Hope this helps. All the best!


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Stanislaw Czech, MCIL  Identity Verified
United Kingdom
Local time: 22:46
Member (2006)
English to Polish
+ ...
Have a look here: May 8, 2008

http://www.proz.com/doc/717 and at another 2 articles written by Michael. There is also an interesting article written by Natalya - http://www.proz.com/doc/72

Good luck
Stanislaw


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Nadejda Vega Cespedes  Identity Verified

Local time: 23:46
Spanish to Russian
+ ...
Apparently different approaches work May 9, 2008

Looks like Viktoria and I have had diametrically opposite experiences optimizing our respective CVs. The "top of the first page" passage initially got me so puzzled that I thought I had misread that. For the record, I don't have the slightest doubt that Viktoria knows what she is talking about. That said, effective approaches now seem to vary. My advice is keep your CV short (in other words, the first page should also be the last) and include a link to detailed information available elsewhere. If you'd rather not publish your info openly on the web, prepare a separate file and tell your clients that additional details are available upon request. Whichever publicity level you opt for, be sure to have a brief version of your CV at hand because things tend to be urgent in this industry these days, and when your recipient needs to make a fast decision, a pile of ten-page-long résumés is the last thing they want.

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Anna Sylvia Villegas Carvallo
Mexico
Local time: 16:46
English to Spanish
One more... May 9, 2008

Just write your story: smoothly, elegant, short and getting to the point. No more than one page. It will surprise you.

That's it.


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Niraja Nanjundan  Identity Verified
Local time: 03:16
German to English
The advice is good, but do your own thing May 9, 2008

The others have given you some very good advice, which you could follow as a basic guideline, but I think each one of us has our own individual experiences and aspirations and a CV should also reflect these. For example, I am an Indian translator working in a European language pair, and it's very important for me to show where I got my knowledge of German and English from and the fact that I spent many years in Europe. I therefore put my educational qualifications first on my CV.

You may also have to adapt your CV according to the specific requirements of clients. I therefore don't think it's a good idea to upload a CV onto your ProZ.com profile or personal website, as you may have to make some changes, depending on the client and area of specialisation.

Listing published translations is quite important, but then again, may not be necessary for some clients. You may like to keep a list of published translations in a separate file and just attach this for clients that require it.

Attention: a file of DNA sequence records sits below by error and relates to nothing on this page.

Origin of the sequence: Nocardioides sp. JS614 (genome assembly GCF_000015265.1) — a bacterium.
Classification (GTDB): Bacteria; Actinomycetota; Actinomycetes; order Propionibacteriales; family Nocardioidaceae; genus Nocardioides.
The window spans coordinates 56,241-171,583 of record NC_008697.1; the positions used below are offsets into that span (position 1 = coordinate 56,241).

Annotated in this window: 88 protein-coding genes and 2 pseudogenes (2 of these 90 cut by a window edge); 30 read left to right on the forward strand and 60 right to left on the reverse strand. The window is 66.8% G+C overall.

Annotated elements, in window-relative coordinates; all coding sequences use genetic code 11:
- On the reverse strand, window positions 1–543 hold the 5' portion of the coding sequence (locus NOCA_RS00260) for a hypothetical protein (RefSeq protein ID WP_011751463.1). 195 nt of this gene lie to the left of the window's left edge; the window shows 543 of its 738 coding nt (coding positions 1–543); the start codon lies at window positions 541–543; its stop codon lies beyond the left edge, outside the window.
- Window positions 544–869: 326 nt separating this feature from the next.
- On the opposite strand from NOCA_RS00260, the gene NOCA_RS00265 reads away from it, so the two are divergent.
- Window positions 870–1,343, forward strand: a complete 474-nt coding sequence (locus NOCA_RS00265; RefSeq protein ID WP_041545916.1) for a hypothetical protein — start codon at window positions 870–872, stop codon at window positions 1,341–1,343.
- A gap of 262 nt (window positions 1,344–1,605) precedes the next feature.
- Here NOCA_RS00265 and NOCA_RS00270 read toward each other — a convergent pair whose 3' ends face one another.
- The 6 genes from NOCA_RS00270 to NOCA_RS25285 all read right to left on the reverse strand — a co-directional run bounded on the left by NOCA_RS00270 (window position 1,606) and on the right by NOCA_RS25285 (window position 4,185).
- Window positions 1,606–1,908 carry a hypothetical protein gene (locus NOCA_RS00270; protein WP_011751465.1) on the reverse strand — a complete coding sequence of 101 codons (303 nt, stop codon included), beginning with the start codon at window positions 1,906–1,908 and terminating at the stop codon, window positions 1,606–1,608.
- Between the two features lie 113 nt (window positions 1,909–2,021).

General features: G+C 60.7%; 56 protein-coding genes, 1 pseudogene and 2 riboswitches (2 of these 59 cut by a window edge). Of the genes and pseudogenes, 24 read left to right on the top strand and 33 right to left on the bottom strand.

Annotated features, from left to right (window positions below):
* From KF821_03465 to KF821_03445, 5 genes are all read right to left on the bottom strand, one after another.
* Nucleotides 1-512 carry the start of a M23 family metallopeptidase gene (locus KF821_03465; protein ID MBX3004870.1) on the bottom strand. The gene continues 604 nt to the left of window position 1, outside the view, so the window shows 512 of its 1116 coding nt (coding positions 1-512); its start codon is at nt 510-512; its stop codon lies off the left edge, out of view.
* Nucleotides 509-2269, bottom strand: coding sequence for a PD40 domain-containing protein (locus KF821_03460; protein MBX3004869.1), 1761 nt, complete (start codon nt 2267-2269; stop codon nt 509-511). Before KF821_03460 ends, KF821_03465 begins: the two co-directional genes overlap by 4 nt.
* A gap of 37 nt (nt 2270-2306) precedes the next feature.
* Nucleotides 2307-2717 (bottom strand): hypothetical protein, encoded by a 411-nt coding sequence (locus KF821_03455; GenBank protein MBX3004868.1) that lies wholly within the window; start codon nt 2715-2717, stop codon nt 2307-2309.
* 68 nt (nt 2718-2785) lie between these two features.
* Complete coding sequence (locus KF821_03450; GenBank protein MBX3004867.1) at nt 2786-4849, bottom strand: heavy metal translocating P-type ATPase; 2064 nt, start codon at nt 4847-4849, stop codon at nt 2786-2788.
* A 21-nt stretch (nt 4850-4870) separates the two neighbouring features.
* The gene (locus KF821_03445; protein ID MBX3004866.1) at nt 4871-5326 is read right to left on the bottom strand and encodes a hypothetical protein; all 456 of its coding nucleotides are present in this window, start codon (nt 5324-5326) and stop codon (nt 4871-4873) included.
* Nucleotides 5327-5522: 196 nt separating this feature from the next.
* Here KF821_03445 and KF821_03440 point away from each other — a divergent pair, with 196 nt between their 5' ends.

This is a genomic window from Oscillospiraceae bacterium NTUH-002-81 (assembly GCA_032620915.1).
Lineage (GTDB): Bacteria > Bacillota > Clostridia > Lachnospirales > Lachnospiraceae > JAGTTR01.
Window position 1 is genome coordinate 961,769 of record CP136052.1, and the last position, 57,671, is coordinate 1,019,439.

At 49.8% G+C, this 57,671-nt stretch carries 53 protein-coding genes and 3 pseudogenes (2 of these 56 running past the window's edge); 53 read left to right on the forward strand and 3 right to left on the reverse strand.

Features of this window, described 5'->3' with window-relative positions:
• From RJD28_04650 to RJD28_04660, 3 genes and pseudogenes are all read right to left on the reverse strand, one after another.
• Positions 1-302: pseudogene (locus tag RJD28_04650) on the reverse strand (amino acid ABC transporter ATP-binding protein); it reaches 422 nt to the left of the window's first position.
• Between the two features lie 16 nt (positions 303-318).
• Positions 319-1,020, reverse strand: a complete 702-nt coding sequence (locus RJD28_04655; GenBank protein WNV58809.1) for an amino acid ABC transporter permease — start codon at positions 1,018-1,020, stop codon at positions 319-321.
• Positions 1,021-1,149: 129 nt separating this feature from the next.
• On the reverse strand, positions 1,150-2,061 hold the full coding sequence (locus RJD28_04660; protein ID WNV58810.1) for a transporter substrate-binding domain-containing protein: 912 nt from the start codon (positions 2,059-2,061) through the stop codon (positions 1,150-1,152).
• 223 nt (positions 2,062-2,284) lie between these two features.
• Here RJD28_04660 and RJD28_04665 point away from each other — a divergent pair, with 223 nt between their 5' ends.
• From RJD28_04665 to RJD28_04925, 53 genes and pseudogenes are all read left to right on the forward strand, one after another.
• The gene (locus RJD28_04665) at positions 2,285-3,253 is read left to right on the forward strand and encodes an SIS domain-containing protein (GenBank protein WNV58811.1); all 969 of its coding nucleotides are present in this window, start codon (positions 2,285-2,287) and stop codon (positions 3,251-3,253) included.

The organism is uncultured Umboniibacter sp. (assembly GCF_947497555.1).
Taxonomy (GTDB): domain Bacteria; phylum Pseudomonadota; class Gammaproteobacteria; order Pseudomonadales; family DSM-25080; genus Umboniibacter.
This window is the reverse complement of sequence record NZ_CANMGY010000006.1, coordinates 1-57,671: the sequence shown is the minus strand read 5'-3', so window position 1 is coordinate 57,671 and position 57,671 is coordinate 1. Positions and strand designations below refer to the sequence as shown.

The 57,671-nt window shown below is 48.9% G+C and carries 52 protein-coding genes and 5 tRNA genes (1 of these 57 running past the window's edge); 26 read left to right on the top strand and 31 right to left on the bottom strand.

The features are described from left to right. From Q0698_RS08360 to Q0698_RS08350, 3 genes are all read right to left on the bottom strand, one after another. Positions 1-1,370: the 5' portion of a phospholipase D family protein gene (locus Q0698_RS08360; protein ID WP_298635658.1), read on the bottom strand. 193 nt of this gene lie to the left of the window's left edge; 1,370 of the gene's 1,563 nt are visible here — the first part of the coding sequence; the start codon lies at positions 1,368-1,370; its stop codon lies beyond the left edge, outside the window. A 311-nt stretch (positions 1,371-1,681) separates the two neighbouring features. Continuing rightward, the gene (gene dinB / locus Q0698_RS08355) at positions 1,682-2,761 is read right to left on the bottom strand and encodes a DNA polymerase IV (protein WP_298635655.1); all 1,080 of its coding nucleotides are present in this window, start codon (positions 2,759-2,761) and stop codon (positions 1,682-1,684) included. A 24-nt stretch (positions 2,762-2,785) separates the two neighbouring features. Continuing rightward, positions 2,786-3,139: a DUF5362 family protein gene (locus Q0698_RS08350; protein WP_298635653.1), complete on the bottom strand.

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Karen Stokes  Identity Verified
United Kingdom
Local time: 22:46
Member (2003)
French to English
Tailor and target May 9, 2008

There's lots of good advice here, but I'd emphasise:

- the need to tailor your CV to the job/client you're targeting. You might try writing a "master" CV that you can then edit as appropriate for different areas of specialisation and clients (agencies, direct clients, whether they're based in your source or target language country, etc.) The Europass CV (see http://europass.cedefop.europa.eu/europass/home/vernav/Europasss%20Documents/Europass%20CV/navigate.action) might make a useful starting point, as it helps you focus on the skills you've acquired and how you could apply them in other areas.

- making sure the person you're sending it to is actually likely to want it (if you're canvassing for new business rather than responding to a specific job ad, say) - I get many unsolicited CVs sent to me despite the fact that I don't indicate anywhere that I'm an outsourcer, and I'm afraid they just don't get read.

Best of luck!

Karen


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Stephanie Sirot  Identity Verified
Canada
Local time: 14:46
English to French
+ ...
Just give relevant information May 11, 2008

Agencies usually want to know: your native language, your language pairs, fields of translation, diploma, memberships, experience as a Translator, computer equipment and softwares you have.

Sometimes they will also want to know and ask for your rates and how many words you can translate per day.

A potential customer will also want to know the same thing...more or less. You will probably have to target a bit more for a direct customer, i.e. showing you are the right person for this job.

So just give relevant info and forget everything that is not. Go "straight to the point" and keep it simple.

Stephanie.


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carly  Identity Verified
Italy
Local time: 23:46
Italian to English
+ ...
TOPIC STARTER
thanks everyone... May 15, 2008

...for all the good advice. I checked with a few of the agencies I regularly work for about mentioning some important clients /jobs in my CV and they've given me the go-ahead. I also found one of my translations on the internet. Things are looking up...

All that's left to do now is sit down and type it out.

Thanks again